Ex-lawmaker blames ‘anti-Semitic whispers’ for Missouri gubernatorial candidate’s suicide
A former Missouri lawmaker ripped what he called political “bullying” on Tuesday, saying that it contributed to state Auditor Tom Schweich’s (R) suicide last week, the St. Louis Post-Dispatch reported.
“We often hear that words can’t hurt you. But that’s simply not true,” ex-Sen. John Danforth (R-MO) said in his eulogy for Schweich (pictured above), adding, “Well how about anti-Semitic whispers? And how about a radio ad that calls someone a ‘little bug,’ and that is run anonymously over and over again? Words do hurt. Words can kill. That has been proven right here in our home state.”
Police found Schweich, who was running for his party’s gubernatorial nomination, dead in his home last Thursday from a self-inflicted gunshot. Before becoming state auditor, he served as Danforth’s chief of staff both when Danforth was U.S. ambassador to the United Nations, and when Danforth led an investigation into the FBI’s involvement in the fatal siege against a Branch Davidian compound in Waco, Texas in 1993.
“Tom was the model for what a public servant should be,” said Danforth, who is also an ordained Episcopal priest. “He was exceptionally bright, energetic and well organized. He was highly ethical, and like the indignant prophets of Biblical times, he was passionate about his responsibility for righting wrongs.”
Danforth also said that Schweich was “indignant” when they spoke on the phone two days before he killed himself, both over the commercial and by comments attributed to state party chair John Hancock saying he was Jewish when Schweich was an Episcopalian.
According to the Post-Dispatch, Hancock has admitted to making the comment casually, but called it an error instead of an attack, comparing it to someone saying, “I’m Presbyterian and somebody else is Catholic.”
But Danforth rebuked Hancock’s reasoning on Tuesday without mentioning him by name.
“Here’s how to test the credibility of that remark: When was the last time anyone sidled up to you and whispered into your ear that such and such a person is a Presbyterian?” Danforth told the audience. “Tom told me of his Jewish grandfather who taught him about anti-Semitism, and told him that anytime Tom saw it, he had to confront it. So Tom believed that that was exactly what he must do. There was no hint by Tom that this was about him or his campaign. It was about confronting bigotry.”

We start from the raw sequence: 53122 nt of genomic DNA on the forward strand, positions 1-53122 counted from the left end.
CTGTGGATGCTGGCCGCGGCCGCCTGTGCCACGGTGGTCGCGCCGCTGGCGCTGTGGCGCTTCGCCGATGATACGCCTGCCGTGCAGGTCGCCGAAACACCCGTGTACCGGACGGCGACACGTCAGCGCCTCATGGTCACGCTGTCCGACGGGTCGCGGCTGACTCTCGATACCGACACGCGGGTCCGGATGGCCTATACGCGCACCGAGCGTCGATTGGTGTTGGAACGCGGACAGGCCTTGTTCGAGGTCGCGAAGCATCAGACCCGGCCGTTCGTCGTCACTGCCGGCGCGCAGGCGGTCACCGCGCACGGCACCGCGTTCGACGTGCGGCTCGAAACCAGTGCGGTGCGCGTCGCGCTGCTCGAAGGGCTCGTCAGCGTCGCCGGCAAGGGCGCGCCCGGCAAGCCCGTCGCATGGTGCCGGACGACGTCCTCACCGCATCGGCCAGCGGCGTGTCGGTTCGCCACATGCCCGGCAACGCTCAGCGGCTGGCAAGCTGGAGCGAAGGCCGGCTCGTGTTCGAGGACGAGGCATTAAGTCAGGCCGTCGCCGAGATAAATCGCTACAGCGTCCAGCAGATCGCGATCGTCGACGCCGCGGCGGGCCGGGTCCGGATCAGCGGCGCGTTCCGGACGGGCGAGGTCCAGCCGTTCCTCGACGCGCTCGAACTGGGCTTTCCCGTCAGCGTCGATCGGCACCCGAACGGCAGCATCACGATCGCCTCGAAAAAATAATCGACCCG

Hancock did not attend the service. A spokesperson told the Post-Dispatch that “today is not an appropriate time to engage in political back-and-forth. Out of respect for Tom and his family, we have nothing to add at this time.”
KTVI-TV reported that the ad calling Schweich a “bug” was paid for by a group calling itself Citizens for Fairness in Missouri PAC. The narration — done by an actor impersonating House of Cards star Kevin Spacey’s portrayal of Frank Underwood — also compares Schweich to Deputy Barney Fife from The Andy Griffith Show.
“Schweich is an obviously weaker opponent against Democrat Chris Koster,” the ad states. “Once Schweich obtains the Republican nomination, we will quickly squash him like a bug that he is and put our candidate, Chris Koster in the governor’s mansion.”
KTVO-TV reported that the group’s treasurer, Seth Shumaker, had his law license revoked in 2011 for “unprofessional conduct.” Schweich also criticized Shumaker this past January, saying he was “harassing my supporters with letters telling a dizzying series of lies.”
“This is truly a tragedy,” Shumaker told KTVO. “Out of respect for him and his family, I will not make any comment.”
On Tuesday, Danforth called the attacks agains Schweich “the low point of politics” and called on lawmakers and future candidates to reject that style of campaigning.
“This will be our memorial to Tom: that politics as it now exists must end, and we will end it,” he said. “And we will get in the face of our politicians, and we will tell them that we are fed up, and that we are not going to take this anymore. If Tom could speak to us, I think he would say about the same thing. To borrow a familiar phrase, he would approve this message.”
[h/t Talking Points Memo]